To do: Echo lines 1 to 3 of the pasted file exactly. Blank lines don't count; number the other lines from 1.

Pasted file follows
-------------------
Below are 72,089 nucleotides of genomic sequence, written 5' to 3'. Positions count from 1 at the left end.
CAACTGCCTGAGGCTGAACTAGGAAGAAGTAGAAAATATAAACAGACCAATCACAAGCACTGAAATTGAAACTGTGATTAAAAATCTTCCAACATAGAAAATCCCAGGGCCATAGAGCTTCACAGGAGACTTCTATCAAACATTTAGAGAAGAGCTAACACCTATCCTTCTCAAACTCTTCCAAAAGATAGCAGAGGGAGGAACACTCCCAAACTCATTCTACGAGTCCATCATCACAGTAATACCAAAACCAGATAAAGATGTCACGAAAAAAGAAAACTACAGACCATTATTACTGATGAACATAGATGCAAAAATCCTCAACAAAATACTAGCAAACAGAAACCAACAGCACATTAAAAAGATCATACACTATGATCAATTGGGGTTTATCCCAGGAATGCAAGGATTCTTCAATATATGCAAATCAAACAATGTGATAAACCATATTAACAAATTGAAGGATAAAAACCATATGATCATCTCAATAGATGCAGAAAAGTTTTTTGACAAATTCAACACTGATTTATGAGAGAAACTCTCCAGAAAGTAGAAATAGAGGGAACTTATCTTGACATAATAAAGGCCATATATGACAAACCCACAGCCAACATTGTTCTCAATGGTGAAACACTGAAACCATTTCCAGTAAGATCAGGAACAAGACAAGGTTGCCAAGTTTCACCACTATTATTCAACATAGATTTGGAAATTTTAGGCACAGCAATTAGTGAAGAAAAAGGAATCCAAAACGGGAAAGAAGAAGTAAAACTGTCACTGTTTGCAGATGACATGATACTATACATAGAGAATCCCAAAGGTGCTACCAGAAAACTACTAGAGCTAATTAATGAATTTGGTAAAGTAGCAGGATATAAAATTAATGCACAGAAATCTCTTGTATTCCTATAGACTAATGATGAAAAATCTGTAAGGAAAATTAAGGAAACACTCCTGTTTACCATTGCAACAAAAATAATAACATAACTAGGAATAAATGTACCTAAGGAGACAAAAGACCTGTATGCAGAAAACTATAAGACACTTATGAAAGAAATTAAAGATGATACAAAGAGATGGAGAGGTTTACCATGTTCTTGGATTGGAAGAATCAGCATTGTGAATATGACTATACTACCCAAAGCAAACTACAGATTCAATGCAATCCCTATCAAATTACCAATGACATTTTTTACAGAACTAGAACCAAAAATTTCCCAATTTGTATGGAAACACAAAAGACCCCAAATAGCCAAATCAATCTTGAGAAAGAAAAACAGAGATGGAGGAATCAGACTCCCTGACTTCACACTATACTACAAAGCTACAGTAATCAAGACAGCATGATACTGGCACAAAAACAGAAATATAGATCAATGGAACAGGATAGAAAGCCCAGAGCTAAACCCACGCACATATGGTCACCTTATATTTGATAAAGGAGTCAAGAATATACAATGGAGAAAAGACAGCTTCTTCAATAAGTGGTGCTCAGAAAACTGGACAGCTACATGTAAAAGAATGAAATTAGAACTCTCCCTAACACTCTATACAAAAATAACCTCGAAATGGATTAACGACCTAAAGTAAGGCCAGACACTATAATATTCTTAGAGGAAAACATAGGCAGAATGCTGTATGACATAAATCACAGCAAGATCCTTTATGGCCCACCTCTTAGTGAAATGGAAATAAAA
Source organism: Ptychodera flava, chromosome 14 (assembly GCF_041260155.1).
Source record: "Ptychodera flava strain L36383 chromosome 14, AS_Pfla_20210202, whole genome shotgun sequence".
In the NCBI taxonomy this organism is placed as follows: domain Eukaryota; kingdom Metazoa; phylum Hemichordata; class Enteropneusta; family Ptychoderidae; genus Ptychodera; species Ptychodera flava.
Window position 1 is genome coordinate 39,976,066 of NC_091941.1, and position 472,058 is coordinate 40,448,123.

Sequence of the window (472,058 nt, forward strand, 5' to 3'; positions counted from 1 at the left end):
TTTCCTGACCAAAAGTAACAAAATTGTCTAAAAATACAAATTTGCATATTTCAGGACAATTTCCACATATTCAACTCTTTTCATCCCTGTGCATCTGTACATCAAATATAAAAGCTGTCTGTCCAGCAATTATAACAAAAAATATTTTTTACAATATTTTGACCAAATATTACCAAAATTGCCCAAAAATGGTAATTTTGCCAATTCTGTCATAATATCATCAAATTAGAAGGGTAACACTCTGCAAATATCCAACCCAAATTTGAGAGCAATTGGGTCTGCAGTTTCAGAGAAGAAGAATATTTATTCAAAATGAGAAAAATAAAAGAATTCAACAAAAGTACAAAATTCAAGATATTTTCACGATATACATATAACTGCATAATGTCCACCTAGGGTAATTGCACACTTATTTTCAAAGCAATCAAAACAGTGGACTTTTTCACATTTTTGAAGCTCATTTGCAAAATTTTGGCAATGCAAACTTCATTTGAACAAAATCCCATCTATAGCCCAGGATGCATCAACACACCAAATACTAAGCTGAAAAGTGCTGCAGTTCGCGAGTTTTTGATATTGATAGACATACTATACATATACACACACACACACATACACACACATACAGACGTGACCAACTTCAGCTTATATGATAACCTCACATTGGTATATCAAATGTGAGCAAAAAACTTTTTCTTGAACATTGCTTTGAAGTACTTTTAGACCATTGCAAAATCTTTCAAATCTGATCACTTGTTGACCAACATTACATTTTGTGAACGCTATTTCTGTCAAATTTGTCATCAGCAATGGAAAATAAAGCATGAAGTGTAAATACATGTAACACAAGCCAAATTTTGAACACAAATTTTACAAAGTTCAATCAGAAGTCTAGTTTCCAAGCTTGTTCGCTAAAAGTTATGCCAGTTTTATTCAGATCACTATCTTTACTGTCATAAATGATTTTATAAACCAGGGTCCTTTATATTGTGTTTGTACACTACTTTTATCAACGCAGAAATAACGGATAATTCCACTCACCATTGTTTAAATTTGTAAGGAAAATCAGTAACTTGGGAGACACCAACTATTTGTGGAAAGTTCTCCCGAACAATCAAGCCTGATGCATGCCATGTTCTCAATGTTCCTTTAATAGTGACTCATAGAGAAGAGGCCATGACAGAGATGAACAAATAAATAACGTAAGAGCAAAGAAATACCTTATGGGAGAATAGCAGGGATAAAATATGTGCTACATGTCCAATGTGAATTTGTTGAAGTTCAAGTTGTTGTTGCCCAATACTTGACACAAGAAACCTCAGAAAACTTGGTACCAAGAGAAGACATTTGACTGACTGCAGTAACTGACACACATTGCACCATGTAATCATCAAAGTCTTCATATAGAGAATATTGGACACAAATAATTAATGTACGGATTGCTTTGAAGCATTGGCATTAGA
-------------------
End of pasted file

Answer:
Below are 72,089 nucleotides of genomic sequence, written 5' to 3'. Positions count from 1 at the left end.
CAACTGCCTGAGGCTGAACTAGGAAGAAGTAGAAAATATAAACAGACCAATCACAAGCACTGAAATTGAAACTGTGATTAAAAATCTTCCAACATAGAAAATCCCAGGGCCATAGAGCTTCACAGGAGACTTCTATCAAACATTTAGAGAAGAGCTAACACCTATCCTTCTCAAACTCTTCCAAAAGATAGCAGAGGGAGGAACACTCCCAAACTCATTCTACGAGTCCATCATCACAGTAATACCAAAACCAGATAAAGATGTCACGAAAAAAGAAAACTACAGACCATTATTACTGATGAACATAGATGCAAAAATCCTCAACAAAATACTAGCAAACAGAAACCAACAGCACATTAAAAAGATCATACACTATGATCAATTGGGGTTTATCCCAGGAATGCAAGGATTCTTCAATATATGCAAATCAAACAATGTGATAAACCATATTAACAAATTGAAGGATAAAAACCATATGATCATCTCAATAGATGCAGAAAAGTTTTTTGACAAATTCAACACTGATTTATGAGAGAAACTCTCCAGAAAGTAGAAATAGAGGGAACTTATCTTGACATAATAAAGGCCATATATGACAAACCCACAGCCAACATTGTTCTCAATGGTGAAACACTGAAACCATTTCCAGTAAGATCAGGAACAAGACAAGGTTGCCAAGTTTCACCACTATTATTCAACATAGATTTGGAAATTTTAGGCACAGCAATTAGTGAAGAAAAAGGAATCCAAAACGGGAAAGAAGAAGTAAAACTGTCACTGTTTGCAGATGACATGATACTATACATAGAGAATCCCAAAGGTGCTACCAGAAAACTACTAGAGCTAATTAATGAATTTGGTAAAGTAGCAGGATATAAAATTAATGCACAGAAATCTCTTGTATTCCTATAGACTAATGATGAAAAATCTGTAAGGAAAATTAAGGAAACACTCCTGTTTACCATTGCAACAAAAATAATAACATAACTAGGAATAAATGTACCTAAGGAGACAAAAGACCTGTATGCAGAAAACTATAAGACACTTATGAAAGAAATTAAAGATGATACAAAGAGATGGAGAGGTTTACCATGTTCTTGGATTGGAAGAATCAGCATTGTGAATATGACTATACTACCCAAAGCAAACTACAGATTCAATGCAATCCCTATCAAATTACCAATGACATTTTTTACAGAACTAGAACCAAAAATTTCCCAATTTGTATGGAAACACAAAAGACCCCAAATAGCCAAATCAATCTTGAGAAAGAAAAACAGAGATGGAGGAATCAGACTCCCTGACTTCACACTATACTACAAAGCTACAGTAATCAAGACAGCATGATACTGGCACAAAAACAGAAATATAGATCAATGGAACAGGATAGAAAGCCCAGAGCTAAACCCACGCACATATGGTCACCTTATATTTGATAAAGGAGTCAAGAATATACAATGGAGAAAAGACAGCTTCTTCAATAAGTGGTGCTCAGAAAACTGGACAGCTACATGTAAAAGAATGAAATTAGAACTCTCCCTAACACTCTATACAAAAATAACCTCGAAATGGATTAACGACCTAAAGTAAGGCCAGACACTATAATATTCTTAGAGGAAAACATAGGCAGAATGCTGTATGACATAAATCACAGCAAGATCCTTTATGGCCCACCTCTTAGTGAAATGGAAATAAAA
Source organism: Ptychodera flava, chromosome 14 (assembly GCF_041260155.1).